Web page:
Northern Ireland news

Facebook restores education breast cancer examination video following outcry

Facebook blamed the deletion on an artificial intelligence programme

A CANCER charity has accused Facebook of deliberately refusing to post an educational video about breast cancer, despite claims by the social media giant it was "accidentally deleted".

The educational Cancer Focus Northern Ireland video shows women how to check their breasts using a plastic model and illustrates the signs and symptoms on an infographic.

It was launched as part of breast cancer awareness month in October and is part of the charity's new fundraising campaign `Support Your Girls'.

Facebook policy allows the sharing of nudity content for "awareness campaigns or artistic projects".

It restricts "some images of female breasts that include the nipple, we allow other images, including those depicting acts of protest, women actively engaged in breast-feeding, and photos of post-mastectomy scarring".

Also permitted are "photographs of paintings, sculptures, and other art that depicts nude figures".

Restrictions apply "because some audiences within our global community may be sensitive to this type of content - particularly because of their cultural background or age".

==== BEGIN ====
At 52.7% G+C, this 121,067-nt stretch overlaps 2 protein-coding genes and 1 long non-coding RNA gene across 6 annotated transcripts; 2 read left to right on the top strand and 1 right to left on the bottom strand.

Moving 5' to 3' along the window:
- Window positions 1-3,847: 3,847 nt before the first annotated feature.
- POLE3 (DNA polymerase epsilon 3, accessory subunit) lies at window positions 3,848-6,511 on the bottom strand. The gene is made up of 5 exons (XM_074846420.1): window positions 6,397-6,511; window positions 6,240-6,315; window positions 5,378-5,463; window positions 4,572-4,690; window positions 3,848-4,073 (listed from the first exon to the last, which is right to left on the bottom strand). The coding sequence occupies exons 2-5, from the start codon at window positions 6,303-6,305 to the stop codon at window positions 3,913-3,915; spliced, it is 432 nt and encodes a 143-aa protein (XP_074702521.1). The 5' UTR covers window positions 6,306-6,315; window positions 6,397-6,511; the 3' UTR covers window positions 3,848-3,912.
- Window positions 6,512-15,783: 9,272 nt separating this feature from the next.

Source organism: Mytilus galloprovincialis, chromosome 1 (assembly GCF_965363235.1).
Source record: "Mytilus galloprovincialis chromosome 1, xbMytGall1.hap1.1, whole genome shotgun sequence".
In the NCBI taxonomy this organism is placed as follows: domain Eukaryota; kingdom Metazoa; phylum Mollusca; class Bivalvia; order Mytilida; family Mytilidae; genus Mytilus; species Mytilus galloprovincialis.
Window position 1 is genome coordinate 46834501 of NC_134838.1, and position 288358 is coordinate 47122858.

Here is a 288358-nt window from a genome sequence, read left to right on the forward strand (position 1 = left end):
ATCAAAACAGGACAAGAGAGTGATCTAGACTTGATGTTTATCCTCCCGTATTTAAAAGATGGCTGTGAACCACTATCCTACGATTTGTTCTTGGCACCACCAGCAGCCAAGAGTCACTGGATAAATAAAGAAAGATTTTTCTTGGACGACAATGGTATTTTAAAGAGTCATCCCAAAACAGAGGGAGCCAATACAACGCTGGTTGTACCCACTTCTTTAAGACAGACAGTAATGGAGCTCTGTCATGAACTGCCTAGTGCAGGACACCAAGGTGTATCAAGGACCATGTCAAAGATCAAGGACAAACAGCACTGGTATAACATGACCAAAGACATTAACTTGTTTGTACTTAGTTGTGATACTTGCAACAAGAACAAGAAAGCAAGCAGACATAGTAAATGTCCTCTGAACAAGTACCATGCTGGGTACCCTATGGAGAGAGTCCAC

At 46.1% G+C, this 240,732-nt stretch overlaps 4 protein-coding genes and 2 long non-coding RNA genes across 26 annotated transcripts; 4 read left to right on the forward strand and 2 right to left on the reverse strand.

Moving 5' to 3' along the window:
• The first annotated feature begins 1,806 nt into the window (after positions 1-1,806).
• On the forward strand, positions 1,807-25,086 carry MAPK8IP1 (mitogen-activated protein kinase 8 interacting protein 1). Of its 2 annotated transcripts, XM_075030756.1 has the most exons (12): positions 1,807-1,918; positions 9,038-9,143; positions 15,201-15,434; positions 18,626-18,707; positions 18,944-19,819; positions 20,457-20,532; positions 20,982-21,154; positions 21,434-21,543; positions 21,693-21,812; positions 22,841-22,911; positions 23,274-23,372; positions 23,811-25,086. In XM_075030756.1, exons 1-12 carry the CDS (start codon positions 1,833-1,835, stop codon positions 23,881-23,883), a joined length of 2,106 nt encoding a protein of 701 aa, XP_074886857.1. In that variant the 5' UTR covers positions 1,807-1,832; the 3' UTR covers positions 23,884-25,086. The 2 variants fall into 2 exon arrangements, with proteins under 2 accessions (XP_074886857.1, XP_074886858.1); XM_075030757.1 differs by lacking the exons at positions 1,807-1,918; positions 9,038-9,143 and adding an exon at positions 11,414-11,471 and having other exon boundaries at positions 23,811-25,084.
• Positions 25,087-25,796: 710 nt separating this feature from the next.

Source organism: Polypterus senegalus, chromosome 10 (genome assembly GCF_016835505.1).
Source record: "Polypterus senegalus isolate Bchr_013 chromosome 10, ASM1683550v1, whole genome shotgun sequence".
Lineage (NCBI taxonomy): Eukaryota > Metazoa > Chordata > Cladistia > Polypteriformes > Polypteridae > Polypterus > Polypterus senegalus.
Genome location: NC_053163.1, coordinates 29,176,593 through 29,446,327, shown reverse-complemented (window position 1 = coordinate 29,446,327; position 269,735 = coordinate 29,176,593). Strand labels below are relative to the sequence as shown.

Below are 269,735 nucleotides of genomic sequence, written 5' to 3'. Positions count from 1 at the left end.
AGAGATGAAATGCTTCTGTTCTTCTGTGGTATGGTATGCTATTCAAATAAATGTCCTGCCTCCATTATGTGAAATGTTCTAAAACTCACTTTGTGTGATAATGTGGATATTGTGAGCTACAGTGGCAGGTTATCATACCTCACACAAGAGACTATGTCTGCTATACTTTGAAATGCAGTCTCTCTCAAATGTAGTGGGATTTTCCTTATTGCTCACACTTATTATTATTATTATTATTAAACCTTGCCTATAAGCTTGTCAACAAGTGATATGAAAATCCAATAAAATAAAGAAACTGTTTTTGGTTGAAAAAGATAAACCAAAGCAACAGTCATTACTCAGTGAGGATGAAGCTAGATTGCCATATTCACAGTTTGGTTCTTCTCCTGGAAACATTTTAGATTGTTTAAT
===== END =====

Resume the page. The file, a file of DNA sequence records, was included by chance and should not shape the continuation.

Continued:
Yesterday Facebook put the video back on its platform, blaming the deletion on an artificial intelligence programme.

"Cancer Network (sic) Northern Ireland's post was removed by mistake and has been restored to the Page," a spokeswoman said.

"Whilst adult nudity is not allowed on Facebook, we do make exceptions for posts which are shared for educational or medical reasons, or to raise awareness for causes such as breast cancer awareness. We're sorry for the inconvenience caused."

However, Roisin Foster, chief executive of Cancer Focus NI, disputes its account of events.

"It isn't quite accurate to say that the video was removed in error as it didn't appear on Facebook when we tried to post it and it was also turned down as a paid for advert. Facebook informed us that the video didn't meet their standards," she said.

"It's a pity we had to go to these lengths to ensure the video was publicised. However, we are delighted that Facebook has seen sense, changed their mind and has posted what is a professionally made, educational and tasteful video. We hope that it will be widely viewed and be of real use to thousands of women."

Cancer Focus NI is encouraging a fun girls' night in to raise funds for breast cancer support for younger women.

The money raised will facilitate and fund a new service allowing them to speak to experts on a wide range of topics such as infertility and sexual relationships as well as to meet others in similar situations.

The examination video is available at www.cancerfocusni.org/girls

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